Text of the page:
Joe Cantore: Candidate Profile

DuPage Forest Preserve District 2 (Republican)

  • Joe Cantore, running for DuPage Forest Preserve District 2

    Joe Cantore, running for DuPage Forest Preserve District 2

Updated 2/10/2012 4:19 PM




Note: Answers provided have not been edited for grammar, misspellings or typos. In some instances, candidate claims that could not be immediately verified have been omitted.

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City: Oak Brook


Office sought: DuPage Forest Preserve District 2

Age: Candidate did not respond.

Family: Candidate did not respond.

Occupation: Partner and property manager of a commercial/industrial/residential real estate company, co-owner of vending equipment company

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Education: #NAME?

Civic involvement: -Former Commissioner, Oakbrook Terrace Planning and Zoning Commission, (2 years, 1996-1998) -Member, The Conservation Foundation -Member, Illinois Arborist Association -Former Volunteer Teacher, Marmion Academy (2 years) -Volunteer Police Officer (13

Elected offices held: -Commissioner, District 2, Forest Preserve District of DuPage County -Former Alderman, City of Oakbrook Terrace (1998-2002)

Have you ever been arrested for or convicted of a crime? If yes, please explain: No

Candidate's Key Issues

Key Issue 1

-Continued support of the Forest Preserve mission, conservation, recreation and education.

Currently, we lead the nation in many components of these primary goals.

As examples, our restoration efforts on the West Branch of the Du Page River are unparal


Key Issue 2

-Continued support of long term management and planning with programming and capital improvements.

The Forest Preserve's land acquisition program has slowed down considerably in recent years. Consequently, much of the focus of long-term management


Key Issue 3

-The District's financial condition.

The District's financial condition is one of our main priorities and must be monitored and maintained.

The District operates on a five-year financial plan and I am happy to report we are not only fiscally secure now,

Questions & Answers

Do you support continuing the effort to acquire County Lakes Golf Club in Naperville? Why or why not?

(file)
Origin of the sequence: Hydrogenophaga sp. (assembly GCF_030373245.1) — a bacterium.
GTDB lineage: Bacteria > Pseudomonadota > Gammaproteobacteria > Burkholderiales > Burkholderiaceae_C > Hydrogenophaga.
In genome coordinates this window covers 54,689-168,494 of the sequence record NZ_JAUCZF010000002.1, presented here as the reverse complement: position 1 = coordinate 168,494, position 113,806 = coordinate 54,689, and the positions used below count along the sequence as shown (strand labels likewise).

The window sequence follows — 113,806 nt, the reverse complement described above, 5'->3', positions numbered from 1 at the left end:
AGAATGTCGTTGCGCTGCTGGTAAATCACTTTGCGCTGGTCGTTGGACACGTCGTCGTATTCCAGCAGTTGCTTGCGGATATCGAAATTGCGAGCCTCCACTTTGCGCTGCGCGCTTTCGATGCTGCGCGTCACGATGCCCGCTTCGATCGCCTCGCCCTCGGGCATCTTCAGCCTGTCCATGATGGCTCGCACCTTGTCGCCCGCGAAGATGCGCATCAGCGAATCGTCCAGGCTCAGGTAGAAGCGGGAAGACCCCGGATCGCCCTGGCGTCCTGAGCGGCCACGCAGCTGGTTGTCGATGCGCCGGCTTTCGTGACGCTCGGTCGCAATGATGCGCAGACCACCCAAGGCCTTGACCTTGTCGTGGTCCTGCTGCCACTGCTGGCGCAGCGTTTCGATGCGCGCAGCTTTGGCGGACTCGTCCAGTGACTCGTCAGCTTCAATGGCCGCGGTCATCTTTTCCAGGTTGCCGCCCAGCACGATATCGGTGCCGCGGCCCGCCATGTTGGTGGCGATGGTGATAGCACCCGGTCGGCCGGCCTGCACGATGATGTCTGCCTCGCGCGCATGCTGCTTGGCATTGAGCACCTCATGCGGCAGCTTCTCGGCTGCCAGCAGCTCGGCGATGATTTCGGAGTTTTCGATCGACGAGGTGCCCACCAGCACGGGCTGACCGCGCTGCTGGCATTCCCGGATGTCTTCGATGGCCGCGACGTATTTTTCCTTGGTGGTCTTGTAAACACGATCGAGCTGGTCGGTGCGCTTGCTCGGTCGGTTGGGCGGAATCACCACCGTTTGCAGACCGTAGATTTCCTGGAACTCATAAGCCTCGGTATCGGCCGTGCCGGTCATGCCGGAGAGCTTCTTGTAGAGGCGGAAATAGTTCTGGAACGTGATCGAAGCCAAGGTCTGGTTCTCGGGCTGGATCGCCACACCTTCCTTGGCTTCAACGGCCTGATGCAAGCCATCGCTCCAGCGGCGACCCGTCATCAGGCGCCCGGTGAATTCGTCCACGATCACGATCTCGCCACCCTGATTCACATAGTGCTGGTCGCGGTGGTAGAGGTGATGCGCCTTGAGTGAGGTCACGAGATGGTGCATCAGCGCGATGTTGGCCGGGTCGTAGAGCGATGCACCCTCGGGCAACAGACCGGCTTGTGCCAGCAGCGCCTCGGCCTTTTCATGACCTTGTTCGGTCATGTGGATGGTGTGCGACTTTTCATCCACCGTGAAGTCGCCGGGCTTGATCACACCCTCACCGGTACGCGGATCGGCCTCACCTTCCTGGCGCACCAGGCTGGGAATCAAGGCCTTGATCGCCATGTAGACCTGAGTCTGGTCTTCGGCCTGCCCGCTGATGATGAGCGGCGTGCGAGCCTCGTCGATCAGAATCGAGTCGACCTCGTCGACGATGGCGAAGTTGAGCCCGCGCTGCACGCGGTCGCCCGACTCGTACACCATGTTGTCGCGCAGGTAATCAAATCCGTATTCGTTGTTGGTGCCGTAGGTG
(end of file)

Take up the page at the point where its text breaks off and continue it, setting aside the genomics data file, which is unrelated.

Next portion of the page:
The Forest Preserve Commission will have to weigh and measure the costs of continuing to pursue this acquisition. When the District began this acquisition years ago, they did it for three main reasons:

-Maintaining open space in an area of the county that did not have nearly as much as other parts of the county

-Storm water retention in an area that was plagued by flooding issues

-Providing recreational opportunities in one of the most densely populated areas of the county

Unquestionably, the people in that part of the county need more open space and the acquisition is still viable for the three reasons mentioned above.

However, the District has already incurred significant expenses in attempting to acquire it.

My continued support (or lack thereof) will be dependent upon projected future expenses.

Should the district be in the golf course business' If so, please explain the benefit. If not, please detail why. Should the district consider selling any of its holdings'

Not necessarily. Although the Downstate Forest Preserve Act allows Forest Preserve Districts to own and manage golf courses, in some situations it is the only opportunity people have to enjoy open space.

Golf alone, is not the reason Forest Preserve Districts own golf courses, it is the access to open space and the other ancillary benefits.

One of the main functions of our golf courses (which many people don't realize) is storm water retention.

Literally, the golf courses are in large part why the surrounding areas (and homes) don't flood during significant rain events.

At Oak and Maple Meadows the storm water retention and resultant protection for surrounding residents is essential.

I would prefer a native landscape, but if the only opportunity to preserve open space is through a golf course, they do become important.

As for the question of selling any District holdings, no, the Forest Preserve District should not consider selling any of its holdings.

In my opinion open space relates directly to the quality of life in Du Page County. Our forefathers had the vision to preserve, protect and restore significant tracts of land, and we should continue to be the stewards that provide open space and outdoor opportunity for all of our residents.

The only holding the District has sold recently is a little more than an acre of blacktop that the District would have had to maintain ad infinitum at taxpayers' expense (the ?ring road? at the new Navistar facility)

Comment on the forest preserve's current land acquisition policy: Too aggressive? Too passive? Just right?

Our current land acquisition policy is just right.

We look for properties providing connecting linkages for trails, inholdings in existing preserves, buffers along stream corridors and those areas vital in the protection and preservation of our natural resources.

During my tenure on the board I have been ardently opposed to the use of imminent domain or condemnation and, except in extraordinary circumstances (such as clearing the title for a willing seller), am still opposed.